The condemnation of the individual who defines themselves solely through wealth is made even more apparent through Dickens’s lengthy and exaggerated description of life as defined by shares. Dickens writes that shares, here acting as a metaphor for wealth as a general concept, become an all answering, all encapsulating and completely dominating force within the individuals life. This paragraph of the novel relies heavily on repetition and lists as devices to convey the superficiality that stems from shares. ‘Have no antecedents, no established character, no cultivation, no ideas, no manners; have shares’ provides a shallow description of shareholders character using clauses with no highly descriptive imagery, rather just satire and wit. In a similar way, Dickens uses ‘shares’ as the answer to all questions concerning the shareholders background and lifestyle:
‘Where does he come from? Shares. Where is he going? Shares. What are his tastes? Shares. Has he any principles? Shares. What squeezes him into Parliament? Shares. Perhaps he never of himself achieved success in anything, never originated anything, never produced anything? Sufficient answer to all: Shares.’ (pg. 107)
Dickens suggests that shares, and thus wealth, come to define their owner’s life. Wealth becomes the individuals past and future, it defines his morals and can even allow him to rise to a position of power. The final question, ‘Perhaps he never of himself achieved success in anything, never originated anything, never produced anything?’ can be read as rhetorical, suggesting that Dickens has reached the conclusion that a person defined by wealth is unable to produce anything of originality or achieve success without the influence of wealth. Even a rhetorical question, however, that needs no answer can be answered by ‘shares’, them always being wanted and welcomed by the individual for the very reasons that Dickens condemns. Shares can impose themselves anywhere, their power over the individual stemming from the materialistic attitude that wealth is always relevant.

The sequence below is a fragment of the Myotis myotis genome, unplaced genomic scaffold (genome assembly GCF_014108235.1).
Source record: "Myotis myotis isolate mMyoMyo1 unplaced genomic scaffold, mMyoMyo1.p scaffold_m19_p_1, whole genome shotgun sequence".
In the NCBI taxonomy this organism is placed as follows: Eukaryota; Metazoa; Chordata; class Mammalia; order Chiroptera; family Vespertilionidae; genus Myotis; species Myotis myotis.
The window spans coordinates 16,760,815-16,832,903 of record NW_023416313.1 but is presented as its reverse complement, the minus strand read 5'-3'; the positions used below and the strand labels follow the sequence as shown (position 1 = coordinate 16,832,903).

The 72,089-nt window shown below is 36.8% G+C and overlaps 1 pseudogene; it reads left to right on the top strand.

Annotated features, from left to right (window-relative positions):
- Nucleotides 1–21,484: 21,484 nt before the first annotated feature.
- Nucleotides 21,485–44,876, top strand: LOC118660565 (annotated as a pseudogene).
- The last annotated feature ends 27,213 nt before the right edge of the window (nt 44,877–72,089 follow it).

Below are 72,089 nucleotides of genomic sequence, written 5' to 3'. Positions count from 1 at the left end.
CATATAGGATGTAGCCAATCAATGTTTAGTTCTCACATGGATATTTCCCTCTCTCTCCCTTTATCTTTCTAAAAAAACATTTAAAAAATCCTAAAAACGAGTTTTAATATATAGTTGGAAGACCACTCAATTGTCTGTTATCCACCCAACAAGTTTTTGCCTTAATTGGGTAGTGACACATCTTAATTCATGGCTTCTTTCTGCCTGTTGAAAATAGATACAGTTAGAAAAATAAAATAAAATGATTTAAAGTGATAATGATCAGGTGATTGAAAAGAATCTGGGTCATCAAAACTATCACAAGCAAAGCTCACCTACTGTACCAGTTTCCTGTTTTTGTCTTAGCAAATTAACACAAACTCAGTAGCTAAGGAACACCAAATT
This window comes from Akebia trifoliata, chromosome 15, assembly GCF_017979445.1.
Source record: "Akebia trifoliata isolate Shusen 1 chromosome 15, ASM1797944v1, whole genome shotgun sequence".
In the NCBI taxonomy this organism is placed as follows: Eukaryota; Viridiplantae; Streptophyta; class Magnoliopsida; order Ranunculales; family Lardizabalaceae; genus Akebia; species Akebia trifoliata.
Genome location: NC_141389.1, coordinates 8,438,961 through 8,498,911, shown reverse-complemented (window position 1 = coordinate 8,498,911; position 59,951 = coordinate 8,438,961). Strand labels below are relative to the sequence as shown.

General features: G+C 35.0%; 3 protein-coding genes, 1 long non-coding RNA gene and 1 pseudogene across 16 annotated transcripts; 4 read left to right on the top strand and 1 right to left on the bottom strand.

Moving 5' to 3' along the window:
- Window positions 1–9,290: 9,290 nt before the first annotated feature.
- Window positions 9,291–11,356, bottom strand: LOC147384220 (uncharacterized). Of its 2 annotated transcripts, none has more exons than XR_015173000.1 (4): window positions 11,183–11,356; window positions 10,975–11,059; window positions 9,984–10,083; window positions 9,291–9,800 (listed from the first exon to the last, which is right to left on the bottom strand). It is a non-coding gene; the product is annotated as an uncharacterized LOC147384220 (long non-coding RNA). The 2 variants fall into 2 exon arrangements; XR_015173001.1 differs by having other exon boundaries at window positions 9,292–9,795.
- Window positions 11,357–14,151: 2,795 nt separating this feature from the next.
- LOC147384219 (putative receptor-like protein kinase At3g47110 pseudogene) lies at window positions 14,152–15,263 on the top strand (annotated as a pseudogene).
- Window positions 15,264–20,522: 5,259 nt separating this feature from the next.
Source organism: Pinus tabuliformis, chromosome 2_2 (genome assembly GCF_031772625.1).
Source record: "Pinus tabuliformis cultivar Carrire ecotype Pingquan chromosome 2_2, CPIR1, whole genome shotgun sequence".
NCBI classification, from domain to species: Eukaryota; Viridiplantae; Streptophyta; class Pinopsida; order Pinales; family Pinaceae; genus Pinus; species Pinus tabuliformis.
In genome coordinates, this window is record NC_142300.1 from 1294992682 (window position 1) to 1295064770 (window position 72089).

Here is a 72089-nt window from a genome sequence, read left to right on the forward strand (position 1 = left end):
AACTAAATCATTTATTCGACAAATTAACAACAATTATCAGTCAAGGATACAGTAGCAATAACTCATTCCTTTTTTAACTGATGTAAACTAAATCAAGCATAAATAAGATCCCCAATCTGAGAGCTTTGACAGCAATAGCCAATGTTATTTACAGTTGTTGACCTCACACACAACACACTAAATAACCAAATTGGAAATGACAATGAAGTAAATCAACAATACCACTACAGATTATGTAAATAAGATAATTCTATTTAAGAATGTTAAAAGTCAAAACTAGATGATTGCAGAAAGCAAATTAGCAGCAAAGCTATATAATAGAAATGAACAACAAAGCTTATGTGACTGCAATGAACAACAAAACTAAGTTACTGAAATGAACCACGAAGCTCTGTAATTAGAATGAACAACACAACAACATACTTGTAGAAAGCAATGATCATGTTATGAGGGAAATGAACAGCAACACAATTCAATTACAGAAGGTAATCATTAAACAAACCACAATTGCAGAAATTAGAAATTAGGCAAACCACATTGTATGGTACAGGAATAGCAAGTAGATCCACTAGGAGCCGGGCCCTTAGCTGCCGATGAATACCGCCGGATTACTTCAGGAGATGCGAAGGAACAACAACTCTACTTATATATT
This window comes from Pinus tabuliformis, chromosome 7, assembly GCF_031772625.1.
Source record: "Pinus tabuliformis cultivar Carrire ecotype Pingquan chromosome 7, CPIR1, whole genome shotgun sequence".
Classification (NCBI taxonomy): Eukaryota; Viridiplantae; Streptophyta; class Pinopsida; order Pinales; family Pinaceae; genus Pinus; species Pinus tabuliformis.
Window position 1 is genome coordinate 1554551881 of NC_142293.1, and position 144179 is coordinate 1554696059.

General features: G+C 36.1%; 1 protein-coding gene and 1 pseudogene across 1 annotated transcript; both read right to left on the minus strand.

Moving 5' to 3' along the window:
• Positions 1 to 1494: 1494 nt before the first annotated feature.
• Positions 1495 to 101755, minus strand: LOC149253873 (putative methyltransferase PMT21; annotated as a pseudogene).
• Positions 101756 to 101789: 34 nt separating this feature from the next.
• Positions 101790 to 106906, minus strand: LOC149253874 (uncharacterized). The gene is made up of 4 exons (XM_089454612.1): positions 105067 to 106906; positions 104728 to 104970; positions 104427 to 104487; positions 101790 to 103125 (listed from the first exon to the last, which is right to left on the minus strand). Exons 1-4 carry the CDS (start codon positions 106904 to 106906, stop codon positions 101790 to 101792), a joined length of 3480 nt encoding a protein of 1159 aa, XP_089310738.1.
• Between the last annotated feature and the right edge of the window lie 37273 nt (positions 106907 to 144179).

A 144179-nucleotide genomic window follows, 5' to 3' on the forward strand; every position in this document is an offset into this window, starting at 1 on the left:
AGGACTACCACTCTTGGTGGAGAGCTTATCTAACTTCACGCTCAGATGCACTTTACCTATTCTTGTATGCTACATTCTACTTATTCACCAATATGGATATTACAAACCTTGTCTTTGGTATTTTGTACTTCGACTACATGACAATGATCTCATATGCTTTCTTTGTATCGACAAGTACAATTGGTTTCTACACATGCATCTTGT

Within the extract Dickens places such emphasis on the constant relevance of wealth that he makes several allusions to material greed becoming something of its own religion. ‘As is well known to the wise in [Alfred’s] generation’ (pg. 107) is a reference to the Parable of the Shrewd Manager in the Book of Luke, where a manager, upon discovering that he is to be let go by his master, performs dishonest financial duties to win over the approval of his master. The specific reference in the extract is to Luke 16: 8-9: